If what Boulder County says is true, the HART system contains defects that should have been detected by your certification testing. Both of the defects identified by Boulder County (above) should have been repaired before the system was certified. Defect #1 should be repaired by eliminating the requirement that ballot pages be organized into sets. This is an undesirable requirement that serves no valid purpose. Would the HART system VOID an entire multi-page ballot if one of the pages is missing? If so, under what authority? Defect #2 should be eliminated by requiring that every anonymous ballot page be endorsed, after it has been cast by the voter and before the scanned image is recorded, with a unique identifier containing the following: Batch-ID, Item-number within the batch, Date-processed, Time-processed, Machine-ID.

On the other hand, if Boulder County is not true, then you have found a way to use the HART system that does not require non-removable unique ballot identifiers.

We would like you to confirm, did you certify that the HART optical scan system does in fact work when the ballot identifiers are recorded on stubs which are removed before the ballot is cast? If so, will you please explain to Boulder County how this is done? If not, will you please retract your certification of this feature?

Thank you.

Sunday, September 17, 2006

FALSE IMPRESSIONS -- Suit: Ban computer voting

Subject: Re: FALSE IMPRESSIONS -- PRESS 09152006 Suit: Ban computer voting

In addition to what Al Kolwicz says, all of which I agree with, it is doubtful that the DRE machines anywhere have actually been successfully tested in an election scale event. The reason this is basically impossible is that there is no way to accurately test vote tens of thousands of votes into a collection of DREs... short of possibly using a bunch of robots to do it, and even that might have accuracy problems. Any county which has honestly attempted to conduct a LAT on the DREs must be aware of this.

The potential for error in the DRE election tabulations is not a trivial consideration. It is not impossible that there are bugs within the software which compile the votes from the various DREs into larger tabulations (such as the JBC in the case of the Hart system) which could by tabulation register rollover or similar accidental faults modify the results in a particular range of count, for example. Unless the election scale tests are performed, we would not necessarily know about such faults which could be unintended or otherwise.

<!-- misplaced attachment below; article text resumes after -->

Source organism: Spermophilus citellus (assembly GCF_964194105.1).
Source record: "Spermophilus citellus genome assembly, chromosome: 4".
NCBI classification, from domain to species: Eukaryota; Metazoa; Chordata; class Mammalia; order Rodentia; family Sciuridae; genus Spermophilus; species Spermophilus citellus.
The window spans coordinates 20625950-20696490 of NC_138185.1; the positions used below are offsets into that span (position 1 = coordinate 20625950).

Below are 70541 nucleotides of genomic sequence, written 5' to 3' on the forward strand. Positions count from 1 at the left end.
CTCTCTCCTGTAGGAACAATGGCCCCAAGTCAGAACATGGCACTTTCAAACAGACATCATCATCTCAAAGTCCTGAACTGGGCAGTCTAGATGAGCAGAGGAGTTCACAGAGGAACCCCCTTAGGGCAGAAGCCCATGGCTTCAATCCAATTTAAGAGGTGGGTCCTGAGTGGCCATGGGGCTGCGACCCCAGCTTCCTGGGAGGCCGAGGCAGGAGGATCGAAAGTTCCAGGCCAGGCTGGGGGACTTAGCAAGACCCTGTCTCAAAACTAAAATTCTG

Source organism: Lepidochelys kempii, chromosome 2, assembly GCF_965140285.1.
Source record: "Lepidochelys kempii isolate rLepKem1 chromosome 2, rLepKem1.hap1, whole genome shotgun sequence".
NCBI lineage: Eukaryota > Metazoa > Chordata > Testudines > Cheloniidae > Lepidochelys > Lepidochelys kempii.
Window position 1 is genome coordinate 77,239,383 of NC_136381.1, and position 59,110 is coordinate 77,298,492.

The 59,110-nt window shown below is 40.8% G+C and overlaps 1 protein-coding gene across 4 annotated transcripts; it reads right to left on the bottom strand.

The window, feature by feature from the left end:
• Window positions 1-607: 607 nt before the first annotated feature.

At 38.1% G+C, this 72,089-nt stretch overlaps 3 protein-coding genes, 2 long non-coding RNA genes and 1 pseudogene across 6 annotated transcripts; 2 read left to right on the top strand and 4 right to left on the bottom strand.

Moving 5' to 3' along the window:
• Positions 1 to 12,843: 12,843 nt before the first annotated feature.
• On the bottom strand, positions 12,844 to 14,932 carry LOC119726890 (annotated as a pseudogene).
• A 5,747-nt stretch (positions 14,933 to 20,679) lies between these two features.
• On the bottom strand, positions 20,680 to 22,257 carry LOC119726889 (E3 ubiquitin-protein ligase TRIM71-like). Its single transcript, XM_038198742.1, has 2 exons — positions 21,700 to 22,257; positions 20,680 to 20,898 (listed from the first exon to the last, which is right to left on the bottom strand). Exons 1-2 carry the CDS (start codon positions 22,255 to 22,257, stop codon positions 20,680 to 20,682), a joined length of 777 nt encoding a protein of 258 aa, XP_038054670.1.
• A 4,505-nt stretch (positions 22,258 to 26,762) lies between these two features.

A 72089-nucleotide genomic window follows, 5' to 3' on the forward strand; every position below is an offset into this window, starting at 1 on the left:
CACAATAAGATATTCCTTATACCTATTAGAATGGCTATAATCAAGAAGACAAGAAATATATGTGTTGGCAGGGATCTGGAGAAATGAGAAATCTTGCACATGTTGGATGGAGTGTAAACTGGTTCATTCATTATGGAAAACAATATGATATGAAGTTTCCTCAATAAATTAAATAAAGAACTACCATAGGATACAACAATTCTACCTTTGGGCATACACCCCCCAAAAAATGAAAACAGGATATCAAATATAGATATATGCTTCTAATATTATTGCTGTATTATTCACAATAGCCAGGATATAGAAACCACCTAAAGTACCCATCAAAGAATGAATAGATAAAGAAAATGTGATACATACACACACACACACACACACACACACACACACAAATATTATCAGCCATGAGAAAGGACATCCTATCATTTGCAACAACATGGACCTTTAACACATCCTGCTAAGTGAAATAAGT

It would be possible to have an election scale test in which the VVPATs are counted and compared to the election tabulation. This should most certainly be done, and I suspect it has never been done on any realistic scale with any DRE system. To avoid human error in the counting of paper ballots, it is unquestionably an advantage to sort before counting. For this purpose it would be necessary to cut the individual VVPATs from their sequential positions on the paper roll. Of course, we all are depending on the possibility of this full scale hand recount being done for the safety of all our elections, but I doubt if anyone has demonstrated how to do it successfully in an election scale with real VVPATs.

On the other hand with paper ballots it is possible to sort and count and recount test paper ballots until a group of human counters are certain about and agree in spite of partisan differences to the expected result. And this group of test ballots can be entered into the counting machines as many times as necessary to gain confidence that they always produce the same result (or fail to do so). Paper ballots provide an entirely different and more testable situation, although again, it is doubtful that proper testing has been done in the actual ITA or state certification tests, including ballots incorporating questionable voter intent.

Ocasionally there may have been a hand recount of a given race in a real election, but the results of this recount are rarely if ever compared against the machine count with the intention of reconciling the differences to improve the machine accuracy. In almost every case, such a comparison is made with the expectation of improving the human count accuracy. Election failures are not collected into a single repository for the purposes of learning how to improve our voting process or even which devices are more prone to failure. Each county learns these things on their own, or fails to do so.